Nicofresh's poster banned on grounds of race & age

See the poster above? Where the handsome young black man snuggling up to the much older, but clearly still attractive, woman in a manner that suggests they are more than just friends? Yes it's been banned, but no, not because it's showing an interracial couple. And not because it's showing a couple with a huge age difference. It's been banned because it's suggesting interracial couples & older women are taboo.

Six people complained because it suggested that interracial love affair was taboo. Four complaints argued that it was also offensive on the grounds of age, as it implies that a relationship between a younger man and an older woman is socially unacceptable.

Nicofresh said, if "taboo" was defined as "social or religious custom prohibiting or restricting a particular practice or forbidding association with a particular person, place or thing", there was little doubt that smoking had acquired taboo status in 21st century British society. They said the ad asserted that, thanks to Nicofresh, and the social permissibility of e-cigarettes, smokers could indulge in a variation of social smoking without feeling the sense of disapproval that smoking could result in. Therefore, they stood by the literal claim "No Tobacco, No Taboo".

Nicofresh stated that the complaints related to the visual representation used in the ad. They believed it could not be denied that relationships between two people of different races, or age groups, had, within living memory, been subject to social taboo status. They said, contrary to the complainants' understanding, the ad made the point that prejudice regarding relationships between two people of different race, or age, no longer existed, and that it was perfectly acceptable to depict such a relationship as there was "no taboo". They believed that consumers viewing the ad would at first think that the woman was smoking a traditional cigarette, but upon further investigation would see that she was in fact smoking an e-cigarette, and realise that nothing taboo was being depicted in the ad. Therefore, they asserted that the message at the heart of the ad was an entirely positive one, just as there was "no taboo" associated with relationships between people of different races and age groups, now there was "no taboo" associated with a variation of smoking.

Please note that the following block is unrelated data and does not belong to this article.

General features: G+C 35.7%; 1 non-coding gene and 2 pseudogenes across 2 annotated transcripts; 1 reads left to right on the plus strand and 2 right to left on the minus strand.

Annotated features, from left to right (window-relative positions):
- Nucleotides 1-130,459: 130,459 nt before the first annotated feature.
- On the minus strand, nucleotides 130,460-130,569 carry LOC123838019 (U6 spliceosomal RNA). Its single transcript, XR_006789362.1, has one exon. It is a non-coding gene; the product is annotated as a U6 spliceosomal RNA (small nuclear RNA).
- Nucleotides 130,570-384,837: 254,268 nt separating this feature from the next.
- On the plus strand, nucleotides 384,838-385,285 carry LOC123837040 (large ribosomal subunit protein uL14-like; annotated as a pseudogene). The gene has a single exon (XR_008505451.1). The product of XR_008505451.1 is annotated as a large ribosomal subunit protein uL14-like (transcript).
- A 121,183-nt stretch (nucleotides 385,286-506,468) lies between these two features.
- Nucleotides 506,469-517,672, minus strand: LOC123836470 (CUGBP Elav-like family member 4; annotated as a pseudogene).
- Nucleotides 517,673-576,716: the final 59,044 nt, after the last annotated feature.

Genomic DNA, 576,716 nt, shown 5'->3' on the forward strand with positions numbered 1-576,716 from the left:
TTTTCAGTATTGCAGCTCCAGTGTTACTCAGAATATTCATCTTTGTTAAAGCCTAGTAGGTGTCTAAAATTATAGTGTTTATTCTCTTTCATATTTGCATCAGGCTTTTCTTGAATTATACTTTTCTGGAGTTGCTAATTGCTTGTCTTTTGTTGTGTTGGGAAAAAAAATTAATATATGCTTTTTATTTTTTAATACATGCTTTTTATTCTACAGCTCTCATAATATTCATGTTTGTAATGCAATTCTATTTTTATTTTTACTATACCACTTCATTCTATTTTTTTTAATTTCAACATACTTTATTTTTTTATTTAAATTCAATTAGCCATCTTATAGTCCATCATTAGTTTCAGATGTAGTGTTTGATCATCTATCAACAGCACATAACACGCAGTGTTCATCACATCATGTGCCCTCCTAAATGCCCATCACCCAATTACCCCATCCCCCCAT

The ASA found that consumers would believe that the ad was presenting a relationship between an older and younger individual, particularly an older woman and a younger man, and a couple of different races, as something that was unusual or socially unacceptable.

Therefore, the ASA upheld the complaints, ruling that it "was likely to cause serious or widespread offence on the grounds of race and age".

Ho-kay. That's settled then. There are no taboos these days except the taboo of offending people by suggesting there's been taboos. Wait, what? I'm confused.

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